This was a meeting funded by the SINAPSE SPIRIT initiative aimed at developing novel and collaborative approaches to Knowledge Exchange in Translational Imaging. The aim of the meeting was to cover all aspects of chemical synthesis relating to the development of new materials for pre-clinical and clinical imaging. Selected highlights of the meeting were:
- Professor Veroniqu Gouverneur from the University of Oxford outlined her research into novel fluorine chemistry with the final aim of applying this work to F18 radiochemistry for PET imaging. Novel nucleophilic and electrophilic reactions were outlined using novel solid-phase support chemistry. It was apparent that, while not always directly translatable from F18 chemistry, basic chemistry research is essential to increase the tool box for incorporation of F18 into biological compounds.
- Dr Jan Passchier from Imanova outlined the factors that should be taken into account when developing novel PET radiopharmaceuticals. Although this talk outlined the incredible difficulties in successful radiopharmaceutical development, Dr Passchier suggested that awareness of these factors can greatly increase the chance of success.
- Dr Danielle Vugts from the VU, Amsterdam presented their work with Zr89- labelled antibodies for imaging of tumours. She showed how the uptake of Zr89- labelled antibodies can be used to predict response to antibody-targeted radiotherapy using Y90-labelled antibodies.
- Professor Andre Luxen (Liege) outlined how the Liege group has been working towards performing fluorine radiochemistry on microfluidic chips. One major advance has been ability to concentrate fluoride using ion exchange resins, eliminating the need for drying.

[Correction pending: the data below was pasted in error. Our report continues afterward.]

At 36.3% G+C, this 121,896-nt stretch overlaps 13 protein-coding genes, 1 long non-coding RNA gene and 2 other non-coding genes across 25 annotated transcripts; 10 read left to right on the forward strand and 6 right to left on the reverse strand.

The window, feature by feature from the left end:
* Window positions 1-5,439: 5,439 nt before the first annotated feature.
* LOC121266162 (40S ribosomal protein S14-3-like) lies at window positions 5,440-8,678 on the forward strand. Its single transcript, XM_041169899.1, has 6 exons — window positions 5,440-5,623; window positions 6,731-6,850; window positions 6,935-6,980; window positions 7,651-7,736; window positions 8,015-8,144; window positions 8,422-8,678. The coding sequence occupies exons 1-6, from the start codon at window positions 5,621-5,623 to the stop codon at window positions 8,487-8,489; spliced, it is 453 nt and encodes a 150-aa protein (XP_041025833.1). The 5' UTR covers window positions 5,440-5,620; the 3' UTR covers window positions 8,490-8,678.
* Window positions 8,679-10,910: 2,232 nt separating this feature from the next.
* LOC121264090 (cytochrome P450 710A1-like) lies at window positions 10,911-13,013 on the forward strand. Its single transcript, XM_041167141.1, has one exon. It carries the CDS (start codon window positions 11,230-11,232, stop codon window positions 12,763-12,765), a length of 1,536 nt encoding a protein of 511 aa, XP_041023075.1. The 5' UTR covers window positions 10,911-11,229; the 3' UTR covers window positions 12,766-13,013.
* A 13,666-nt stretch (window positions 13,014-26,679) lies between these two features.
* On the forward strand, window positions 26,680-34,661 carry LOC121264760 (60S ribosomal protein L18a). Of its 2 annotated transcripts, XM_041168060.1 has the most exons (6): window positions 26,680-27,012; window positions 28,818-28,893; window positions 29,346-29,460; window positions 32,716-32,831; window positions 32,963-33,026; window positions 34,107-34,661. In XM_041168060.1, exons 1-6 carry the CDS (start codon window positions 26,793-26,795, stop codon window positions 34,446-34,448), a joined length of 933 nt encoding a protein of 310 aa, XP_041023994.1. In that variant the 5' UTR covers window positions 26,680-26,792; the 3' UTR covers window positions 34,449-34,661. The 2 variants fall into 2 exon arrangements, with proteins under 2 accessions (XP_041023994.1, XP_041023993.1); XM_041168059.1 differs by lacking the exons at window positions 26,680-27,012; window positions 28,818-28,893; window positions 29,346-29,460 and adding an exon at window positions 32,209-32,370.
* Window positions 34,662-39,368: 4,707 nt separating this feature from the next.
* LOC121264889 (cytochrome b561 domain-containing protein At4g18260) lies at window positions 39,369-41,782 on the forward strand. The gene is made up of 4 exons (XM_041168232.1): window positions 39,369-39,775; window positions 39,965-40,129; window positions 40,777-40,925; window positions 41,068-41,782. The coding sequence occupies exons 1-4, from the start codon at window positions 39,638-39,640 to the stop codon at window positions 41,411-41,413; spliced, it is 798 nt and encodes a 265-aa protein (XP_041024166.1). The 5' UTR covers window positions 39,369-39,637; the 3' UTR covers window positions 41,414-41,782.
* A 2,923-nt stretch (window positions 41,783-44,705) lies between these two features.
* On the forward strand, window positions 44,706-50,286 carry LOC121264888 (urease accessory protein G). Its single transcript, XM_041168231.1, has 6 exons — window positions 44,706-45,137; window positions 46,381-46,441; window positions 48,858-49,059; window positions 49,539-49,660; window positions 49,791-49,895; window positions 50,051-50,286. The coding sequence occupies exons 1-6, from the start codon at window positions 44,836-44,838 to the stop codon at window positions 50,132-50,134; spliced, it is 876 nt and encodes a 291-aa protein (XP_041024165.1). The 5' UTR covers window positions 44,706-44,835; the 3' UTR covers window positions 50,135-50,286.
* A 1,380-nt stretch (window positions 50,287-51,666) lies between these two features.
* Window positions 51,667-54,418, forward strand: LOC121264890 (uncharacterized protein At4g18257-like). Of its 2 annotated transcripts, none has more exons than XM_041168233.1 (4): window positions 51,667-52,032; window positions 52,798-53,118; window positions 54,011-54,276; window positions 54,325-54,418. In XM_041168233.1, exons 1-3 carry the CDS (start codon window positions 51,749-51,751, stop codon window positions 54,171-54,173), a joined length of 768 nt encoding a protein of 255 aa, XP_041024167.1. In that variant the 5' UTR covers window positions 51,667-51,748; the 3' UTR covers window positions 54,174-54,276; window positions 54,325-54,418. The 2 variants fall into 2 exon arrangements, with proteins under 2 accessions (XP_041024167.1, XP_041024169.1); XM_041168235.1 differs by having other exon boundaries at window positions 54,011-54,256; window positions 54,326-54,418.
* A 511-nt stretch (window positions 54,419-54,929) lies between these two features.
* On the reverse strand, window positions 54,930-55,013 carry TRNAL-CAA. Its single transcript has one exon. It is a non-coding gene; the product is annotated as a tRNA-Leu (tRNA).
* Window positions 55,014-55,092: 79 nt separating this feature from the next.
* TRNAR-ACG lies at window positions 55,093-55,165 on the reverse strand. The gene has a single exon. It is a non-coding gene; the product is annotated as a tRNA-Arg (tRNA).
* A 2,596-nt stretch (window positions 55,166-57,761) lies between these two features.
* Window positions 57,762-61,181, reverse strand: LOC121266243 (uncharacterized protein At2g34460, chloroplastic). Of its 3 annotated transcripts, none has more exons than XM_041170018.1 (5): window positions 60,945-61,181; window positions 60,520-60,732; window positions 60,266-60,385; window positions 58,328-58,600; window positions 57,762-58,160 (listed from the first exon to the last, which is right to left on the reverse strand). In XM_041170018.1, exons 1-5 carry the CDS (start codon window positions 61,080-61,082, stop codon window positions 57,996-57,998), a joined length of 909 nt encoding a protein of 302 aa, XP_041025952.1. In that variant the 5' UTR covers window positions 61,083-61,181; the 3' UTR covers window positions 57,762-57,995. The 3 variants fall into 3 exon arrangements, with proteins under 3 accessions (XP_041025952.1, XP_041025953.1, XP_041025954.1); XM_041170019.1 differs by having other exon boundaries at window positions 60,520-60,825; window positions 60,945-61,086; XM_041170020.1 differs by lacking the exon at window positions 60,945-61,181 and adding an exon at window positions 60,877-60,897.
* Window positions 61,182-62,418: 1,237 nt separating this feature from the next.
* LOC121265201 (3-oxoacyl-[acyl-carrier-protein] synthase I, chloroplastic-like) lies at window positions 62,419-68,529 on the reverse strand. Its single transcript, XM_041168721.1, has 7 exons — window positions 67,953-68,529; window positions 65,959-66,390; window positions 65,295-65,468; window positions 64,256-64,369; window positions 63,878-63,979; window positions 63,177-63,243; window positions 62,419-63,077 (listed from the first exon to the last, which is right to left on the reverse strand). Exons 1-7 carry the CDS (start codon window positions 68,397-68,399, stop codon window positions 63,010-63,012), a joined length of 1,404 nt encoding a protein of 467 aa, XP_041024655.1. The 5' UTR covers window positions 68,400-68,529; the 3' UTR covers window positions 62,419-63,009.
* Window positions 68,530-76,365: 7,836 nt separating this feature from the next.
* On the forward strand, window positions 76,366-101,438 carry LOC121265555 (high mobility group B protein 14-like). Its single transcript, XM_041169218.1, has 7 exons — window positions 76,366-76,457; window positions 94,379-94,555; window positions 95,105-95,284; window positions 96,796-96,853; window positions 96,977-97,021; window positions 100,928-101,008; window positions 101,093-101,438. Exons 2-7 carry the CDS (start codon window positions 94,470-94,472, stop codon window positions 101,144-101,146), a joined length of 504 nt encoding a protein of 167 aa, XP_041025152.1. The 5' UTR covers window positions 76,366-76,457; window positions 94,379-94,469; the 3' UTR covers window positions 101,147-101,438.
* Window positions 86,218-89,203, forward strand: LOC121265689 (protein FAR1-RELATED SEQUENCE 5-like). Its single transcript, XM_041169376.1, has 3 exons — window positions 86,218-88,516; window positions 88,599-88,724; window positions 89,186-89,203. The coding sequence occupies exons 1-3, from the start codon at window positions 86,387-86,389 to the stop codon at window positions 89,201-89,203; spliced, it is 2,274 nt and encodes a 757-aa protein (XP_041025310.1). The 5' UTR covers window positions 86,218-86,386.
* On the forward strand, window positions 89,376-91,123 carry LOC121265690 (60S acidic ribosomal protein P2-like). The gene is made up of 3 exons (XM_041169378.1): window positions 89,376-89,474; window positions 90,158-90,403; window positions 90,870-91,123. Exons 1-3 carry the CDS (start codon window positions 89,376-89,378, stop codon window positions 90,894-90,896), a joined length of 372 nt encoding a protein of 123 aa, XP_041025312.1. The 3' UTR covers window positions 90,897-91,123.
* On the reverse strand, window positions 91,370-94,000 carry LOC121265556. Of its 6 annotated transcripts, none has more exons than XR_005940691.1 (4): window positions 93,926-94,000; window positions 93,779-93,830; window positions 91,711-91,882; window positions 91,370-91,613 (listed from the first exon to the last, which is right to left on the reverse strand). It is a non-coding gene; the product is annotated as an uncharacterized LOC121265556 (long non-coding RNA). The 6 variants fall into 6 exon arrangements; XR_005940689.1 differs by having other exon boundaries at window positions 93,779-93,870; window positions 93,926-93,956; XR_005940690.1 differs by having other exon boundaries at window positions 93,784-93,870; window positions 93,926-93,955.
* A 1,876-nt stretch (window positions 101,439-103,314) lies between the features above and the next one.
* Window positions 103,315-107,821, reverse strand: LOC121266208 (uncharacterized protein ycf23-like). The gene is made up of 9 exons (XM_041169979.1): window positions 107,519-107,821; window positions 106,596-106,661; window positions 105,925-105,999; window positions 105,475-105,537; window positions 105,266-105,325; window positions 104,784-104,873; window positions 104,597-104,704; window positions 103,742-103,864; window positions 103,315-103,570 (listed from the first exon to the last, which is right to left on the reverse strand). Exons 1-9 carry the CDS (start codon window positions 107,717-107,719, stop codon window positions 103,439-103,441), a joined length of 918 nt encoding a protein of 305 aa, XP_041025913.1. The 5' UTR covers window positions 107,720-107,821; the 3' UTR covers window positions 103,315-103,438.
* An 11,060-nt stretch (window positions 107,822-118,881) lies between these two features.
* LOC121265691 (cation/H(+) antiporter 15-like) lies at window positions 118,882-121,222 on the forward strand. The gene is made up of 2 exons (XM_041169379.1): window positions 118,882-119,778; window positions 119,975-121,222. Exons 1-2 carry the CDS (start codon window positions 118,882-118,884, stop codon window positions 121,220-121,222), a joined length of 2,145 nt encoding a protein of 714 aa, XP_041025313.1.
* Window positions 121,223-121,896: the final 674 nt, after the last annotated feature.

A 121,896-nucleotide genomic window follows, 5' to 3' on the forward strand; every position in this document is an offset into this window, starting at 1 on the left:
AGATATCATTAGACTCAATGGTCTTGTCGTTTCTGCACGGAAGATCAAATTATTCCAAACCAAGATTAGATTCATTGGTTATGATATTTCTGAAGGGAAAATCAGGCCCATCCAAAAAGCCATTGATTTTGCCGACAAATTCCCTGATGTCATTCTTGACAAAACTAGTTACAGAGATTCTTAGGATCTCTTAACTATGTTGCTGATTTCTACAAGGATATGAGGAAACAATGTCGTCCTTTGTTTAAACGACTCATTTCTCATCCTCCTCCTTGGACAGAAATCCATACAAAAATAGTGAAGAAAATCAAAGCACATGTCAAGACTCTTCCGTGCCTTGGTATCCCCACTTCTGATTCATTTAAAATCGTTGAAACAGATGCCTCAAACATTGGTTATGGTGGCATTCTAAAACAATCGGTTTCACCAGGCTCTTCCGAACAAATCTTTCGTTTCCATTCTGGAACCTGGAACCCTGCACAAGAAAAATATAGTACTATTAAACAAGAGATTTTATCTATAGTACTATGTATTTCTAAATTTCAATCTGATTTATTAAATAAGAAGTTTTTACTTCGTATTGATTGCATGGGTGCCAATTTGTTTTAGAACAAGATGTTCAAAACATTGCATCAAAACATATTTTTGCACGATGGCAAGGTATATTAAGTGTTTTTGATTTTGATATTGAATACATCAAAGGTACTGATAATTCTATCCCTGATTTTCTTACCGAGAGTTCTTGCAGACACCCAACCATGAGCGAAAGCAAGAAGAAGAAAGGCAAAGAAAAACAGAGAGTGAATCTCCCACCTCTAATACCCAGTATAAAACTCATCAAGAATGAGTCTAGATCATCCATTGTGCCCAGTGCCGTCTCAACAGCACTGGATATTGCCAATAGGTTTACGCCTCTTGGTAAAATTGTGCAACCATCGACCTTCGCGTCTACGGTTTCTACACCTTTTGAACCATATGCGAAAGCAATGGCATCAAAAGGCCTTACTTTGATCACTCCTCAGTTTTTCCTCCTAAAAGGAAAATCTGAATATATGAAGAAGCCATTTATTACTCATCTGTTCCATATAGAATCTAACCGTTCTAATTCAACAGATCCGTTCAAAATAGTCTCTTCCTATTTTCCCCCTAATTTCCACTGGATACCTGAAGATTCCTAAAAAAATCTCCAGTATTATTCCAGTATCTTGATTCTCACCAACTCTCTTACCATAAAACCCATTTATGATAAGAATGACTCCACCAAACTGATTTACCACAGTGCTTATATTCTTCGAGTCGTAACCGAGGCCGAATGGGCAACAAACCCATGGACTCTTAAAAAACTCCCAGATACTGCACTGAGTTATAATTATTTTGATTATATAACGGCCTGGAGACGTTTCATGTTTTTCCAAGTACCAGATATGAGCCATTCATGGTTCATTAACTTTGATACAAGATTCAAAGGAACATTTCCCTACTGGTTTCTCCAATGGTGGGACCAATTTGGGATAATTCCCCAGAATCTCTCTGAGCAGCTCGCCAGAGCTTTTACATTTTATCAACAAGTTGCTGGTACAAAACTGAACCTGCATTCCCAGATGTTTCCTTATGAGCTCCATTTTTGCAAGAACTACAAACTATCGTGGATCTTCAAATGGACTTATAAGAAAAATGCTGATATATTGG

- Professor Neil Thomas (Nottingham) presented their work in functionalising apoferritin with a variety of motifs that would permit multimodal imaging. His particular interest was in using apoferritin for stablising quantum dots, and visualing them in tumour cells.
- Professor David Parker (Durham) presented a number of approaches to increasing the contrast for MR imaging agents. One approach was to change the co-ordination chemistry of Gd agents. He also presented a novel Gd-labelled MR imaging agent for imaging the glutamate system. There are still many barriers to cross before this becomes a clinical useful technology.
Professor Wyper, Director of SINAPSE wound up the meeting. As a physicist in a sea of chemists and biological scientists, he complemented all speakers for the clarity of their presentations and the audience for their enthusiastic response to the talks. He highlighted Dr Vugts’ presentation, as a compelling demonstration of the practical value of the scientific endeavor.
Sally Pimlott and Susan Champion